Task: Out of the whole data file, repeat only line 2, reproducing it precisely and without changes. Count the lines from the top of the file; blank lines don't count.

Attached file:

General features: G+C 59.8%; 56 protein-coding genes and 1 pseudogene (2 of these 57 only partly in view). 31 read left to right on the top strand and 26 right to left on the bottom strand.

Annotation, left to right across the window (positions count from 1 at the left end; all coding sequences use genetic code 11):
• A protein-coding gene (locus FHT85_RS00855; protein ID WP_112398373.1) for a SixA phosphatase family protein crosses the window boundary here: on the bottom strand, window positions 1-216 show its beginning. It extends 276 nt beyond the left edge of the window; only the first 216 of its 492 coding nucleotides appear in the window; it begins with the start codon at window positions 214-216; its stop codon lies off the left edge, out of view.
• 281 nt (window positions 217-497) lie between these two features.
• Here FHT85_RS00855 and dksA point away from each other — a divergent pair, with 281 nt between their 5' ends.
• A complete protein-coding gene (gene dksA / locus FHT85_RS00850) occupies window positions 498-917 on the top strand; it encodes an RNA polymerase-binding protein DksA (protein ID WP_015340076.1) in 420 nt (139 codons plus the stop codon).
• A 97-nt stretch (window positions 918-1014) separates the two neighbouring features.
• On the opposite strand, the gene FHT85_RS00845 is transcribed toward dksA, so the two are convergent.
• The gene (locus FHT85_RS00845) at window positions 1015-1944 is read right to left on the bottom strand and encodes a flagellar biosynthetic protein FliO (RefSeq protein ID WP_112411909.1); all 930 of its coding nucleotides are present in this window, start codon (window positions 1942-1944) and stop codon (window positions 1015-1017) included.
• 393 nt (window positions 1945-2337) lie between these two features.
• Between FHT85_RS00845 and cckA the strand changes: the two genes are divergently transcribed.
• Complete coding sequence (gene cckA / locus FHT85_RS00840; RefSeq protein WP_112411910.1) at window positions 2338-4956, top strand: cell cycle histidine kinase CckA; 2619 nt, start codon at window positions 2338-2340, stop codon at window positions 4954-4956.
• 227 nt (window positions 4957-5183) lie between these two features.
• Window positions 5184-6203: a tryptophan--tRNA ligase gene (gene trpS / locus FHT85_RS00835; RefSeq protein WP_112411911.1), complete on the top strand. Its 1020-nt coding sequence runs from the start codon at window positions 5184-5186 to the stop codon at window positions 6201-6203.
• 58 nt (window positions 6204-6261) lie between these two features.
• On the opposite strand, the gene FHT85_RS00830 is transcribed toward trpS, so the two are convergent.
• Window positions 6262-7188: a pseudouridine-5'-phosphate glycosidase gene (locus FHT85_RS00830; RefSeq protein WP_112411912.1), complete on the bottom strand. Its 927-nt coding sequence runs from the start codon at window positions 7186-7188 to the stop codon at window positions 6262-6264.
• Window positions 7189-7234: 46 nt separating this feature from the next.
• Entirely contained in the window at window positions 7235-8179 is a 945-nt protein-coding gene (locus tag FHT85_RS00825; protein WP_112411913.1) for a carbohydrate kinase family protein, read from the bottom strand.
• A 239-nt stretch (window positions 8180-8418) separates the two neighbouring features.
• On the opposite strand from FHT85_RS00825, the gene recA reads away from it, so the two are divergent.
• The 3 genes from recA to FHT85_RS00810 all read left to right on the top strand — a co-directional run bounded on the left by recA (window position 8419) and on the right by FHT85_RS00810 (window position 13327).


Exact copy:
Annotation, left to right across the window (positions count from 1 at the left end; all coding sequences use genetic code 11):